Planked Fish

May 10th, 2006

Running a cooking school on the coast, it is just a natural expectation that we do a fair amount of seafood. And we do. We look for ways to vary the preparation and accompaniments to get many versions of say “salmon,” for example. Well, here are my thoughts on one popular restaurant version of cooking fish, especially, salmon–“planking.”

The catch from the pacific and in the Northwest waters is unique due to the water temperature and currents. In addition, the fat content of many of the native species lends themselves to more aggressive preparations as well as condiments and even varying wine varietals.

Salmon, for example, go through a migratory cycle. Prior to taking the long journey back to their birthplace to spawn, they eat ravenously to build fat. This will enable them to make the long journey. They get much leaner as they get closer to their destination. The fat creates a unique flavor and lends itself much better to a variety of cooking techniques, including cooking on a plank.

ìPlankingî is a traditional Northwest-style of cooking fish, utilizing a variety of aromatic woods, usually cedar, alder or oak. These are untreated pieces of hard woods, cut into any shape that will support the size of the item to be grilled. We recommend soaking the planks for approximately 30 minutes or longer in water so that the wood absorbs it to inhibit burning while on the grill over direct flames. Water soaked wood will smoke rather than catch fire. We generally brush a little cooking oil such as EVOO on the wood before placing the fish on top and season with sea salt, ground coriander and other aromatics. Place the plank with fish directly on the preheated grill and cover. Check after 10 minutes. The fish should be opaque throughout before removing. As I said, because the wood is water soaked before cooking it generates a small amount of smoke that imparts a subtle but rich flavor, that with the fat from the fish, gives a great mouth feel. You can see why this might create a nice foundation for for introducing other flavors and interesting condiments such as salsaís, chutneyís, not to mention full bodied wines.

We have enjoyed other ìplankedî creations using dark meat chicken or turkey, lamb and pork. Always the key to success is working with foods that have a fatty background to support the smoke-flavor.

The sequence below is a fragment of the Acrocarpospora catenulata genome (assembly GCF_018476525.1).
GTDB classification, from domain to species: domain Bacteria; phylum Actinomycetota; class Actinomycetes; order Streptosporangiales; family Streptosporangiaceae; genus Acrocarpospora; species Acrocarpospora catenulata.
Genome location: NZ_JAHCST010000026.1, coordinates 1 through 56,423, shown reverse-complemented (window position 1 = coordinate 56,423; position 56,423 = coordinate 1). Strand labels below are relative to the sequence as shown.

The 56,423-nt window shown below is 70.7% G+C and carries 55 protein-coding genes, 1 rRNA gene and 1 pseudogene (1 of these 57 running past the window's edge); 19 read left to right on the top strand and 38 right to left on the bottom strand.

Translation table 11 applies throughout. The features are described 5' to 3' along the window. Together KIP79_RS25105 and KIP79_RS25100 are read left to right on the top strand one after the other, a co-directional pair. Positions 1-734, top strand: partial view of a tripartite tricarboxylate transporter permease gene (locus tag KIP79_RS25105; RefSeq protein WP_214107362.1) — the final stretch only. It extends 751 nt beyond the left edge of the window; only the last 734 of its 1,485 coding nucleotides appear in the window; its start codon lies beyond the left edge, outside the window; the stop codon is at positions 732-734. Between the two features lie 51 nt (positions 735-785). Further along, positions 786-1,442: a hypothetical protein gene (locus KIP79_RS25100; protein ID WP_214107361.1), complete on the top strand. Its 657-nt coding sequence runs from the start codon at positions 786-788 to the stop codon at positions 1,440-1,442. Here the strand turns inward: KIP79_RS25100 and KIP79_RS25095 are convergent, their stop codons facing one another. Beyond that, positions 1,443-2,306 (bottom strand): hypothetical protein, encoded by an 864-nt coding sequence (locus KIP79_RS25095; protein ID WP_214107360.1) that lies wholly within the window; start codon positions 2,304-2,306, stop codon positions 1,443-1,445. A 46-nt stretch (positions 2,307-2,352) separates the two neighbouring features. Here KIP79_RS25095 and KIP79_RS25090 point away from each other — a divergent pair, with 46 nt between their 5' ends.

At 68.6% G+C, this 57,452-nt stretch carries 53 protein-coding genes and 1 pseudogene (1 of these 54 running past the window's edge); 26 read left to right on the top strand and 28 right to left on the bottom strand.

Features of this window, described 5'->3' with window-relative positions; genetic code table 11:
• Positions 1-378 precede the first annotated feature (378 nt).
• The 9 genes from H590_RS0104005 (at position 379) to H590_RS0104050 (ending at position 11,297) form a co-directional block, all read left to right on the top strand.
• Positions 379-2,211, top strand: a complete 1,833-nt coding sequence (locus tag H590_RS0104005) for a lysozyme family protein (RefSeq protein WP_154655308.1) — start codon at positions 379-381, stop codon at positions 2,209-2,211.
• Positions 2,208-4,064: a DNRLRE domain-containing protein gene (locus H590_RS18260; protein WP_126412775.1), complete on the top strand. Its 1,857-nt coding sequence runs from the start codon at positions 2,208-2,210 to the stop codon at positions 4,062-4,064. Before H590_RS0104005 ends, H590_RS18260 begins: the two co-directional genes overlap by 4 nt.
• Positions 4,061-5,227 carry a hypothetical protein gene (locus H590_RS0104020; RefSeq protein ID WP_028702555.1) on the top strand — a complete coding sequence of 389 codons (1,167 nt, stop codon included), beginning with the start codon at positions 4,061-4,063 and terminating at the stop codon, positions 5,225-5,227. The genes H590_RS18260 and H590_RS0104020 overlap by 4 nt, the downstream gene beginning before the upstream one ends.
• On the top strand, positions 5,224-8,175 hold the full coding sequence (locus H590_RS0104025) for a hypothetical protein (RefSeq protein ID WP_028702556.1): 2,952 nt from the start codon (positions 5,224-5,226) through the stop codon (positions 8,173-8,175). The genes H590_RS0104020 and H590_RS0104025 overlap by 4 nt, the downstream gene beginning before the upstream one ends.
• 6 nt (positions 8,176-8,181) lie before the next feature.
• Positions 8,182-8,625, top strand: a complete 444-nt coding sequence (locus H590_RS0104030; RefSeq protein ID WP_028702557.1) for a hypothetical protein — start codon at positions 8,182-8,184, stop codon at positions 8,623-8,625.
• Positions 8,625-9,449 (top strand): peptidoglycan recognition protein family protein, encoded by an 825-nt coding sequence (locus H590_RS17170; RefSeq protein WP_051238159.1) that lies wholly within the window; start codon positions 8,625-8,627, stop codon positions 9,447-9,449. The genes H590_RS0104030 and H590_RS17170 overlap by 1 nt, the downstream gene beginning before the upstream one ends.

Now, when outdoor grilling is not available, we have also used the home oven. There are differences in preparation, but for most tastes there’s no difference in final outcome. For the oven, do not soak the wood. Ovens utilize radiant heat that surrounds the planked food and does not expose the wood to direct flames. Brush the wood as above, and in some cases, to improve handling if the fish, sear it on one side in a sautÈ pan on the stove top before planking. Searing tends keep the fish from sticking to the wood. Sear the side of the fish that you intend to place directly on the wood, which is typically the skin side or the side where the skin was removed. Bake at 500†F for approximately 7- 10 minutes, still looking for that opaque quality. Note doneness will depend on thickness of the cut.

A favorite at EVOO is to serve planked fish with a fresh fruit chutney (see recipe) paired with a good syrah, such as Dimmick-Price Reserve Syrah.

In short, “planking” is a great addition to any culinary repertoire. Because you are using untreated hard wood, you can wash, rinse, dry and reuse them many times. Enjoy ñ Ciao Bob!

Pineapple Chutney‡ cup sugar
º cup cider vinegar
1 orange, seeded, chopped
1 orange, zested
1 lime, seeded, diced
‡ red onion, minced
º cup craisins
1 TB candied ginger
2 clove garlic, minced
1 tsp ground ginger
4 cups diced pineapple (1 each)

Method: combine sugar and vinegar; simmer 5 minutes; add orange, zest, lime, onion, craisins, candied ginger and garlic; simmer for 30 minutes; add ground ginger and pineapple; simmer for an additional 15 minutes; cool for service.